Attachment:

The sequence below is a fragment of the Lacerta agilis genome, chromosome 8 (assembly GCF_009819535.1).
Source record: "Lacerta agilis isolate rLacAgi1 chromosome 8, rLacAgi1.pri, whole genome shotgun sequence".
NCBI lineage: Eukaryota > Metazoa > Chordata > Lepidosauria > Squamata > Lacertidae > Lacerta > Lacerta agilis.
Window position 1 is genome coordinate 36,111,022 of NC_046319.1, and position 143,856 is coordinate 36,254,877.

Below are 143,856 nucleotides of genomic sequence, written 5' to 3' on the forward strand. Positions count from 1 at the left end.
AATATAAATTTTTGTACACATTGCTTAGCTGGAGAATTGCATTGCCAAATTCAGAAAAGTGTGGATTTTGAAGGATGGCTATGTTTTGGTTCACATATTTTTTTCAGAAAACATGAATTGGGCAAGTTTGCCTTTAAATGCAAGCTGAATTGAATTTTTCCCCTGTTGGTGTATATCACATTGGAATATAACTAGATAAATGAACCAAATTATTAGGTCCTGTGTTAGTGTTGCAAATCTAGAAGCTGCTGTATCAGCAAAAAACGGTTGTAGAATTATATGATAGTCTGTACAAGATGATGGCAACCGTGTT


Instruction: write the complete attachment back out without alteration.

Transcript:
The sequence below is a fragment of the Lacerta agilis genome, chromosome 8 (assembly GCF_009819535.1).
Source record: "Lacerta agilis isolate rLacAgi1 chromosome 8, rLacAgi1.pri, whole genome shotgun sequence".
NCBI lineage: Eukaryota > Metazoa > Chordata > Lepidosauria > Squamata > Lacertidae > Lacerta > Lacerta agilis.
Window position 1 is genome coordinate 36,111,022 of NC_046319.1, and position 143,856 is coordinate 36,254,877.

Below are 143,856 nucleotides of genomic sequence, written 5' to 3' on the forward strand. Positions count from 1 at the left end.
AATATAAATTTTTGTACACATTGCTTAGCTGGAGAATTGCATTGCCAAATTCAGAAAAGTGTGGATTTTGAAGGATGGCTATGTTTTGGTTCACATATTTTTTTCAGAAAACATGAATTGGGCAAGTTTGCCTTTAAATGCAAGCTGAATTGAATTTTTCCCCTGTTGGTGTATATCACATTGGAATATAACTAGATAAATGAACCAAATTATTAGGTCCTGTGTTAGTGTTGCAAATCTAGAAGCTGCTGTATCAGCAAAAAACGGTTGTAGAATTATATGATAGTCTGTACAAGATGATGGCAACCGTGTT